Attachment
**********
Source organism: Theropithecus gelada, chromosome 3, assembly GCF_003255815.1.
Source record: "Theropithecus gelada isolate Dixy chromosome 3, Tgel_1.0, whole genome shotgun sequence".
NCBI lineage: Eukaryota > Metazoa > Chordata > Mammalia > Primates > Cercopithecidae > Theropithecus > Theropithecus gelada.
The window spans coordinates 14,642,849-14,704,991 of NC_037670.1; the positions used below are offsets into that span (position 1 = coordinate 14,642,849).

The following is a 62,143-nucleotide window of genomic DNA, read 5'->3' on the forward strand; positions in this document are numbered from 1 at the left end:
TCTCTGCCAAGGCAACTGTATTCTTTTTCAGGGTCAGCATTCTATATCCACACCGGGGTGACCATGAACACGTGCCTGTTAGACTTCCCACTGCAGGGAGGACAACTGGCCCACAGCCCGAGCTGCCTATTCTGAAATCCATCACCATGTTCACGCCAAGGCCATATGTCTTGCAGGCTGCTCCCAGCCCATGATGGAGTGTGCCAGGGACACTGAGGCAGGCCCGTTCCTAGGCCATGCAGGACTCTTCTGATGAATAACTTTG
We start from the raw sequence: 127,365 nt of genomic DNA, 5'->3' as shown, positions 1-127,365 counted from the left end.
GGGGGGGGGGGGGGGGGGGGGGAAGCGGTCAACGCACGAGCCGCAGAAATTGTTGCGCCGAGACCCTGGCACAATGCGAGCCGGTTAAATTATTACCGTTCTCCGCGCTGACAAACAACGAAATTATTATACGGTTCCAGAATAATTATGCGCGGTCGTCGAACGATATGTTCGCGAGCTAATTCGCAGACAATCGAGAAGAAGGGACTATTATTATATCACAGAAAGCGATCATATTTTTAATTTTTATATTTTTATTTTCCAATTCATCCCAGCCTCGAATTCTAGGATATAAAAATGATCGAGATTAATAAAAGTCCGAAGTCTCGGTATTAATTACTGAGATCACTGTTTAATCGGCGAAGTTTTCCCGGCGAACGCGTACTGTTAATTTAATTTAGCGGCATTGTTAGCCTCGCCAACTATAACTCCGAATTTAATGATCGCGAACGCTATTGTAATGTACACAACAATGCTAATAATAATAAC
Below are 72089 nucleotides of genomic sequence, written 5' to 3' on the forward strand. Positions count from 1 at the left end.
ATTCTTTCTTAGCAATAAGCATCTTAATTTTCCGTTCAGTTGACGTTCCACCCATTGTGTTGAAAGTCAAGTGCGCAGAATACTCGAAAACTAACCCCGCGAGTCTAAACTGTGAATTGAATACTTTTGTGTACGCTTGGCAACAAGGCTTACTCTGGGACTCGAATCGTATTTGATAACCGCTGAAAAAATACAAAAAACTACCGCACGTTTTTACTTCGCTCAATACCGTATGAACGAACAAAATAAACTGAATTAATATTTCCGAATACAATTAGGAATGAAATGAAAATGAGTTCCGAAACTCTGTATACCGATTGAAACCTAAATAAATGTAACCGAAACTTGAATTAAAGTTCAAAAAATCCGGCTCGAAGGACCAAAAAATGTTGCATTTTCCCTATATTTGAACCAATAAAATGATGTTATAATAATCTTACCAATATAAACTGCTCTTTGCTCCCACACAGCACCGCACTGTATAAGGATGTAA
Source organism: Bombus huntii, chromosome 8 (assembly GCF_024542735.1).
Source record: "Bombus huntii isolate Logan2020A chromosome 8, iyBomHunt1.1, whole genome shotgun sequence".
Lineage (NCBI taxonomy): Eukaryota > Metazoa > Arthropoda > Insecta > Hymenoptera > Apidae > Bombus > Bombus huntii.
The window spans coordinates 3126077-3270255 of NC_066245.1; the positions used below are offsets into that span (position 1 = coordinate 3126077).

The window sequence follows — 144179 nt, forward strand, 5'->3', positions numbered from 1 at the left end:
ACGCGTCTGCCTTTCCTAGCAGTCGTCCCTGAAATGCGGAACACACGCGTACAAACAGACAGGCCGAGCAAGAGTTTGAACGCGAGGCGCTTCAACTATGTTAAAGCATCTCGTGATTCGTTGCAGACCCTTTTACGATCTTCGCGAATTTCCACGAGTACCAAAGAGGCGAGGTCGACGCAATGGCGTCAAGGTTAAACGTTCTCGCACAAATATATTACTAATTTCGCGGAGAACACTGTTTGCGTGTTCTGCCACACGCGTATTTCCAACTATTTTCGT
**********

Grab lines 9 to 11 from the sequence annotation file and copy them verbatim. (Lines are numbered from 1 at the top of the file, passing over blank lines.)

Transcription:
Below are 72089 nucleotides of genomic sequence, written 5' to 3' on the forward strand. Positions count from 1 at the left end.
ATTCTTTCTTAGCAATAAGCATCTTAATTTTCCGTTCAGTTGACGTTCCACCCATTGTGTTGAAAGTCAAGTGCGCAGAATACTCGAAAACTAACCCCGCGAGTCTAAACTGTGAATTGAATACTTTTGTGTACGCTTGGCAACAAGGCTTACTCTGGGACTCGAATCGTATTTGATAACCGCTGAAAAAATACAAAAAACTACCGCACGTTTTTACTTCGCTCAATACCGTATGAACGAACAAAATAAACTGAATTAATATTTCCGAATACAATTAGGAATGAAATGAAAATGAGTTCCGAAACTCTGTATACCGATTGAAACCTAAATAAATGTAACCGAAACTTGAATTAAAGTTCAAAAAATCCGGCTCGAAGGACCAAAAAATGTTGCATTTTCCCTATATTTGAACCAATAAAATGATGTTATAATAATCTTACCAATATAAACTGCTCTTTGCTCCCACACAGCACCGCACTGTATAAGGATGTAA
Source organism: Bombus huntii, chromosome 8 (assembly GCF_024542735.1).